Issues with Social Media: Cyberbullying

Cyberbullying

Definition: act of harming or harassing via information technology networks (social media) in a repeated and deliberate manner.

We worry about your kids and their access to social media increasing their likelihood of being cyber-bullied. But do you ever think about what it looks like as an adult?  Is it worse, more painful, or more damaging? 

Also, what does it even look like?

According to PEW Research, 44% of men and 37% of women have experienced at least one of the six types of online harassment. The most targeted group is women ages 18-24.

PI_2014.10.22__online-harassment-06
Taken from PewInternet.org, Part 1: Experiencing Online Harassment by Maeve Duggan

According to NoBullying.com, bullies target their victims and elevate their effect by using social media networks to increase audience size. Some bullies use pseudonyms to disguise their identity, use vulgar language, and even hack accounts. This is scary in an age where information on the internet is stored in various servers around the globe. Any information on the internet can and may be used against you.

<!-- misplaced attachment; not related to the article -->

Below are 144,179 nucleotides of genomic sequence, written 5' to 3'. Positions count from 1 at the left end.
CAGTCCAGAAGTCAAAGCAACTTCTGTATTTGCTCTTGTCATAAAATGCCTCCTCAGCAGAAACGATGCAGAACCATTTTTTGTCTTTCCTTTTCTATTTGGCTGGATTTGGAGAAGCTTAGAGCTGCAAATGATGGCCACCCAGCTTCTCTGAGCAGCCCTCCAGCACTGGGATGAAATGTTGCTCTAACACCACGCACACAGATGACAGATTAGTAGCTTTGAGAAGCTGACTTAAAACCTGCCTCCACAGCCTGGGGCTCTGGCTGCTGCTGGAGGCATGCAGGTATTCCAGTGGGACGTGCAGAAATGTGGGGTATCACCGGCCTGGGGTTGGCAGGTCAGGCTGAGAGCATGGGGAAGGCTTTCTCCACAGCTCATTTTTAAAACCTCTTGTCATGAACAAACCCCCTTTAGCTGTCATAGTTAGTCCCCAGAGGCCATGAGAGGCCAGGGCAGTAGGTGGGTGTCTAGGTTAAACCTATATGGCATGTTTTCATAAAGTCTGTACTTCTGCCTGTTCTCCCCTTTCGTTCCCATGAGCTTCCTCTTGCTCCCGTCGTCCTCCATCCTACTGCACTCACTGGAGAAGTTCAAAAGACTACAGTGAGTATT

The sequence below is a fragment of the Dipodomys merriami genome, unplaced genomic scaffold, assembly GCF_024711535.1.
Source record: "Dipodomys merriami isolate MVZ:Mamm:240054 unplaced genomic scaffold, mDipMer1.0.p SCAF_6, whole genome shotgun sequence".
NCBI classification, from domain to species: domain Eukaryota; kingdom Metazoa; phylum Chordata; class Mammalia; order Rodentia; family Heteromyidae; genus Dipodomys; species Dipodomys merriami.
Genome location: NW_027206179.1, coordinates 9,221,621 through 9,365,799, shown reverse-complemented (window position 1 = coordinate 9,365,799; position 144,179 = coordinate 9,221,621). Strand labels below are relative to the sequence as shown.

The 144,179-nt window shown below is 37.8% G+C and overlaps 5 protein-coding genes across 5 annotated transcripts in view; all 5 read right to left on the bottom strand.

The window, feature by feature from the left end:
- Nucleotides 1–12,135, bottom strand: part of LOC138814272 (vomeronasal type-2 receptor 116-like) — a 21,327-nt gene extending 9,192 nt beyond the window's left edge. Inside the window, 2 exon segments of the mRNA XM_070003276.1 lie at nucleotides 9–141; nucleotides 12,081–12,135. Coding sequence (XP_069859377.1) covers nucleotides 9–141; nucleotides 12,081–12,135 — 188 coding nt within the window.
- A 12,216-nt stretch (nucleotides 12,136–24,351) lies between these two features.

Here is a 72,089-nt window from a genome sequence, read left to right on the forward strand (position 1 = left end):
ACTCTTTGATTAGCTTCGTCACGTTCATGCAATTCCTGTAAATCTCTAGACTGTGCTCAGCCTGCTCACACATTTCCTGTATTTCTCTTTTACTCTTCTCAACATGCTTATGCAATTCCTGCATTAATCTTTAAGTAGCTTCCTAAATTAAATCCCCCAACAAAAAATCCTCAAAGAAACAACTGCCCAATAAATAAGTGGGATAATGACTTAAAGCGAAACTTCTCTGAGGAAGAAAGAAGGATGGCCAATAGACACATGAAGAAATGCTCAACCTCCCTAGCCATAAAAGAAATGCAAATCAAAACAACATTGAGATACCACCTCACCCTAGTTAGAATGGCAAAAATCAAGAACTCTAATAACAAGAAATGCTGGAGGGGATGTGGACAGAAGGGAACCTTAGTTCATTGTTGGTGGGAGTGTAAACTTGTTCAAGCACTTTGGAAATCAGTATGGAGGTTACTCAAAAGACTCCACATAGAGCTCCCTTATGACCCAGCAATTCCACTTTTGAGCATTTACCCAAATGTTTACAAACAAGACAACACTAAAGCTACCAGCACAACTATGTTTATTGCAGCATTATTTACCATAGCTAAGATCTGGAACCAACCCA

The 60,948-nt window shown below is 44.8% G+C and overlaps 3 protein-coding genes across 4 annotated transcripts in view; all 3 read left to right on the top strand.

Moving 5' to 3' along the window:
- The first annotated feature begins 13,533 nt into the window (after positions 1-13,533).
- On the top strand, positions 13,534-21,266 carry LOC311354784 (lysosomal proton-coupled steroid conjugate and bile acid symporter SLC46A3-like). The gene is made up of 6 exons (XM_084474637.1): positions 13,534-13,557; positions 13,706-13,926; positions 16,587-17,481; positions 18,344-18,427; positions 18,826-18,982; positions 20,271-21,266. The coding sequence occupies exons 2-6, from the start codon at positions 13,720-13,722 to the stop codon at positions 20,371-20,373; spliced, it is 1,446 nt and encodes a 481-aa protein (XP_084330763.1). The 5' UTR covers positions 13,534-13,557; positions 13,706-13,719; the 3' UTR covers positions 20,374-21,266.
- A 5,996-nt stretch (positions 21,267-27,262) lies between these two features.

Tips for Dealing with Cyberbullying

So, what can you do about cyberbullying? Here are my gathered tips to approaching cyberbullying as an adult.

  1. Be aware of the potential consequences of any information posted online. Know how to effectively navigate an online, unintentionally public presence. Every post has an implication and may be a trigger for bullying, especially if it indicates you are vulnerable.
  2. Respond effectively if it does happen. Respond by respectfully asking the person to stop. In some cases, no response is the best response.
  3. Do not retaliate or “give them a taste of their own medicine.” This is ultimately ineffective. Practice compassion, especially for your self.
  4. Keep records of any cyberbullying. Save screenshots, emails, and other messages that fit into the cyberbullying category and contact the service provider to help you block this bully from contacting you.
  5. Report bullying to service providers. As Cyberbullying.org states, many online networks have a harassment policy every user has to agree with in order to use their services. By reporting, they will be able to deactivate the account that is harassing you.

In the end, it is up to you to deal with cyberbullying responsibly. As my mother would say, “The only thing you can control is your own actions and responses.”

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